Negotiations on China’s investment in Latin American has resulted in $109 billion being sent to Central and South American nations. This large sum of money is meant to be a direct investment in the region’s energy and infrastructure projects. Specifically, Chinese SOE’s have loaned $6.5 billion to Ecuador to help fund oil extraction. Oil is Ecuador’s main source of revenue from exports.

When China initially granted the loan, their intention was to help Ecuador develop its oil extraction infrastructure. However, the massive loan Ecuador received has proven difficult to pay back. This has given Chinese SOE’s more leverage over the oil industry in Ecuador. This dynamic translates to more influence over Ecuador for the Chinese government. 

What is China doing?

The heavy investment in Latin America on behalf of Beijing is expected to produce enormous gains for the region. However, there are caveats to beware of. This heavy investment is followed by overbearing control. Latin nations are finding themselves moving out of the shadow of one super-power and into another. The Chinese are planning to develop power grids throughout the region and they claim that no one will own them. However, this claim is difficult to believe given the total Chinese ownership of similar projects in Africa.

Additionally, the loans the Chinese are giving to Latin America have exceptionally high interest rates, making them extremely hard to pay off. These loans then result in the following

  • + Crippling debt in Latin America
  • + Concentration of Latin American commodities to China
  • + The creation of rigid competition for Latin American companies against Chinese companies

Moreover, large debts have allowed the Chinese government to take ownership of facilities that were originally meant to help the host country. In many cases, being unable to repay a loan gives Chinese SOE’s the right to seize any facilities they have funded. Far too often, Chinese investors negotiate rights over the surrounding land of infrastructure projects at the onset of negotiations.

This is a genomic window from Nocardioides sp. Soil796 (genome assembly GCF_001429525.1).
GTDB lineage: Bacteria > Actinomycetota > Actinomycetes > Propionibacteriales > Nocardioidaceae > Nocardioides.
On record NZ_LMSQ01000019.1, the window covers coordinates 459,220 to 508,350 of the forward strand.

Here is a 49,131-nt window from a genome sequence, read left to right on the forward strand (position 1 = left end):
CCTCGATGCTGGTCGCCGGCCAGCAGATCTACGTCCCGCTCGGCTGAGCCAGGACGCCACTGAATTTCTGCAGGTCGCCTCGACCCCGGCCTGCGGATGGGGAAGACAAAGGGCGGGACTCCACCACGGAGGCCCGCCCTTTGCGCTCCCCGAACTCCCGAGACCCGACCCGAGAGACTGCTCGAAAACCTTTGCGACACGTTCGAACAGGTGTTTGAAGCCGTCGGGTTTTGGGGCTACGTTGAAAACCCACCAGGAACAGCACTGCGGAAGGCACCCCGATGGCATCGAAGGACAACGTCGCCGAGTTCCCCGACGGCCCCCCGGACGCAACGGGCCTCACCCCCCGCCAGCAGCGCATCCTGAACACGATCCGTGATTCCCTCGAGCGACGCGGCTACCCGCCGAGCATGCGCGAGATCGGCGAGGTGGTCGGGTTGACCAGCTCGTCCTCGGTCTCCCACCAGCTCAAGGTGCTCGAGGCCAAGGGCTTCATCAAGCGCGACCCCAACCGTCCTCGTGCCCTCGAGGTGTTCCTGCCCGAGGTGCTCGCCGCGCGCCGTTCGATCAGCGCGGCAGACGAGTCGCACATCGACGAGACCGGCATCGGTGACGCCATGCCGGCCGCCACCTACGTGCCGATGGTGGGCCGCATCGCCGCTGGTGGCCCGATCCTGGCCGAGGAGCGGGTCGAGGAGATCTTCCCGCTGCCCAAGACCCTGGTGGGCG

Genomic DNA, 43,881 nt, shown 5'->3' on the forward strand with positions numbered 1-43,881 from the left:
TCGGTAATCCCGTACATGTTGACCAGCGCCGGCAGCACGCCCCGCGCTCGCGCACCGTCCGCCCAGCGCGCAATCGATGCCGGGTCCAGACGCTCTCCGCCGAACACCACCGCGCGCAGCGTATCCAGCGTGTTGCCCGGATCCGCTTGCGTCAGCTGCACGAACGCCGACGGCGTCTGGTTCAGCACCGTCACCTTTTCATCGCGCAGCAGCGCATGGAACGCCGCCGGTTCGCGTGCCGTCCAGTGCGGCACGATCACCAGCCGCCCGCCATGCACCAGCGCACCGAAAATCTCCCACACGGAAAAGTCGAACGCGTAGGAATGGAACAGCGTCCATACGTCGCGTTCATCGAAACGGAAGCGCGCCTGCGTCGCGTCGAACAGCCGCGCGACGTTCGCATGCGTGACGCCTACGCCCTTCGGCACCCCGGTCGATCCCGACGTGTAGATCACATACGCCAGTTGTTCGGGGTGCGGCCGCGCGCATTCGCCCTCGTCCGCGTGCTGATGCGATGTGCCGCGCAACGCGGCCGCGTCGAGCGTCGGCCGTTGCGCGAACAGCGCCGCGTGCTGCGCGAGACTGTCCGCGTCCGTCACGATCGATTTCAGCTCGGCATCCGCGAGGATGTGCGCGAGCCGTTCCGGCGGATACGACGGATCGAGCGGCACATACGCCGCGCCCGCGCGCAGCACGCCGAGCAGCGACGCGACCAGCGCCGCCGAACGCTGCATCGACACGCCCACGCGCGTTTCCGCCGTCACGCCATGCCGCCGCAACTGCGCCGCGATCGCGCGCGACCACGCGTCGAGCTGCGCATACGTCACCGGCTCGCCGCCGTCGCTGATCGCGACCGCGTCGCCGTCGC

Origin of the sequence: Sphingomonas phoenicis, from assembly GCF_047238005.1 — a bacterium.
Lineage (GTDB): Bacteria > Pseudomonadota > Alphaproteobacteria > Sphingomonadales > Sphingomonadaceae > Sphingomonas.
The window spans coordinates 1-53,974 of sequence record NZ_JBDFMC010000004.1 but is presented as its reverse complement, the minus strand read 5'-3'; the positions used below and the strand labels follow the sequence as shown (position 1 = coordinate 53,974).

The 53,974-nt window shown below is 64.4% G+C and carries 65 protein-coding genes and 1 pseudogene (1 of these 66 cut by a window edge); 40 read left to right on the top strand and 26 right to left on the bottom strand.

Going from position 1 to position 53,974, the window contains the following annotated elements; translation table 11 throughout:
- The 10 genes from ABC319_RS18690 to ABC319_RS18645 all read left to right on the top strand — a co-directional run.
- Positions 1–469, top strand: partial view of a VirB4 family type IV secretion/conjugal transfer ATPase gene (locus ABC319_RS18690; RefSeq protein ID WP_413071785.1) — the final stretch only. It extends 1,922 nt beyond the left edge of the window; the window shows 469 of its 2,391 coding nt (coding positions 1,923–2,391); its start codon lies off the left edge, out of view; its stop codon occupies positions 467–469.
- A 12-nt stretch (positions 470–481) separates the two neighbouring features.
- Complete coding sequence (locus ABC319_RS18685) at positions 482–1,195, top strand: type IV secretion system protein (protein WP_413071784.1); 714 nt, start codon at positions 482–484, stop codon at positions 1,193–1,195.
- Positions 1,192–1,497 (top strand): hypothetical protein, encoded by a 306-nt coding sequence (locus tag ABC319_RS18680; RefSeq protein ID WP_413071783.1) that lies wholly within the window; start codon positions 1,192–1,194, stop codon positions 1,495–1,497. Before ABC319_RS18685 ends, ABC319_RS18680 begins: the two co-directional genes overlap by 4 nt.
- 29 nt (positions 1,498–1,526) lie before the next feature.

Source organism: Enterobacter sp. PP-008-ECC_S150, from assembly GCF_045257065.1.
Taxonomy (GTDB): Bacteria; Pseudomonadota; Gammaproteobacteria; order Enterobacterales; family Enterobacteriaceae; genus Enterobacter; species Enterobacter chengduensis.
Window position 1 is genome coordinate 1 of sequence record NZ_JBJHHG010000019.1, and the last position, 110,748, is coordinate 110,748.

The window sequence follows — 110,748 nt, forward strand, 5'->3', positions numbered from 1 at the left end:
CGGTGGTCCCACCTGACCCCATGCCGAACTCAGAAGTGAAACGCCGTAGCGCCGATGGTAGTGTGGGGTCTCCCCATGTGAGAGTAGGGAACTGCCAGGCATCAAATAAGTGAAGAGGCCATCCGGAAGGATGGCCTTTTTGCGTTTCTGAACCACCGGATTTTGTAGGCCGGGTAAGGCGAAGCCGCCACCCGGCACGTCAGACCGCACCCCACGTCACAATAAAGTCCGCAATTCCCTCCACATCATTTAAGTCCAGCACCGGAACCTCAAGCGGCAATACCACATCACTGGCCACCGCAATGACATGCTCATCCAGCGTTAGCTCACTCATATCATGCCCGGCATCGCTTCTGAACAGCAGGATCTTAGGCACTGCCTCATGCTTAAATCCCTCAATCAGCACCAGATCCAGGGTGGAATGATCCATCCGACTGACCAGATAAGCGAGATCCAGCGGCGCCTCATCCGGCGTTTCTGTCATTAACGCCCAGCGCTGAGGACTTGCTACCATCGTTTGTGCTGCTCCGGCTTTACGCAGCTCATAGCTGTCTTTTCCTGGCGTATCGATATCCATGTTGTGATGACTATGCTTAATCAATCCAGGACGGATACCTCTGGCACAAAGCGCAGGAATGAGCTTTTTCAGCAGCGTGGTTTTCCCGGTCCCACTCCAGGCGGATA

Having large debts make future negotiations with Beijing increasingly difficult to leverage. This process is called ‘debt trapping’ and it is producing more influence for the Chinese in the region, all the while beginning to edge out US domination. This is a conscious effort on behalf of the Chinese to carry out their economic and political interests around the world. Examples such as this exhibit how the shift in focus from the US to China has, in some ways, been more beneficial for Beijing than for Latin America.  

Who is winning and what can you take away from this?

Latin America is at a vital point in its development, a point that China knows all too well. The leaders in Latin America are seeking investments in order to improve their infrastructure. The United States has been their historical ally in investments like this but times are changing. A culmination of issues has driven Latin American countries to look elsewhere from the US. Trump’s clear denunciation of Latino immigrants, his border wall, and cancellation of aid to nations with fleeing citizens has created a distaste for American business in recent years. Such a negative association with the US, coupled with the ease of dealing with Chinese SOE’s has made seeking investment from China much more desirable for Latin America.

Consequently, China has looked to strengthen their relationship with Latin nations by pouring massive sums of money into their future. This has effectively pulled Latin America away from the US and closer to China, moving the continent from one hegemonic romance to another. Presenting the following question: can Latin America escape the shadows of global hegemony and stand by themselves? If China replaces the US as their main trade partner and investor, it might be a tough task to achieve.